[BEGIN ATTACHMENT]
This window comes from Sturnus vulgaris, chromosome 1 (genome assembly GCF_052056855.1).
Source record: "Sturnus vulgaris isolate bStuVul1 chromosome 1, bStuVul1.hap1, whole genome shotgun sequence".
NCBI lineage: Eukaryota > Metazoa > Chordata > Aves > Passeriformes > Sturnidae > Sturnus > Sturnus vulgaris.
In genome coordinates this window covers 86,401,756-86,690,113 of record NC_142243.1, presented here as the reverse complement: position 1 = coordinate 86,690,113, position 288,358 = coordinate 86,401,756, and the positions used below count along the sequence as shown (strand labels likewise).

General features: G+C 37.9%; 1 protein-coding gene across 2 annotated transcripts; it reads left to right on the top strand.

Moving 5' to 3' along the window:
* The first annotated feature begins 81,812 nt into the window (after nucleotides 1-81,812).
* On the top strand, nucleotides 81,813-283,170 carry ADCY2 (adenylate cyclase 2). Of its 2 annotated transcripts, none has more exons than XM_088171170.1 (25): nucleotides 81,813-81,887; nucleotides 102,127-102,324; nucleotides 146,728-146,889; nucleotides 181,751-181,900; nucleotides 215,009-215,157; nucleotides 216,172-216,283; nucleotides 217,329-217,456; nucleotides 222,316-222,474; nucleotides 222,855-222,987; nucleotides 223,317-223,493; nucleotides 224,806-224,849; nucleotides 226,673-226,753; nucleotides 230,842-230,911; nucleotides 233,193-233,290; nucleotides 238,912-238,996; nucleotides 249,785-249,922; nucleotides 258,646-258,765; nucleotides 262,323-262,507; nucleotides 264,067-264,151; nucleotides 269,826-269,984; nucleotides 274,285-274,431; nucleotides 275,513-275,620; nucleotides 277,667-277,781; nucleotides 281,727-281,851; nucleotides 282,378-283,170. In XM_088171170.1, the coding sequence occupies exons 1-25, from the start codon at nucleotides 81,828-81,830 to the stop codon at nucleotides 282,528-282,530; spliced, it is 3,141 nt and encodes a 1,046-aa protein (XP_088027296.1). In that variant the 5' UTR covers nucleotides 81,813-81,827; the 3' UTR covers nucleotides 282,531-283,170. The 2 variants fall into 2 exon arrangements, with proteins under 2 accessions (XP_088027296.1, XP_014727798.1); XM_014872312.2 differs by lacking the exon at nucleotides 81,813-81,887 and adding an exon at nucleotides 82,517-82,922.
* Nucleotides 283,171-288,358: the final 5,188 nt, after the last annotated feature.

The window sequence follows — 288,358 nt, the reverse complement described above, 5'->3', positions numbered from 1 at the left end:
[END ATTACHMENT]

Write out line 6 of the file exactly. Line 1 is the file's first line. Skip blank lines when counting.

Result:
Moving 5' to 3' along the window: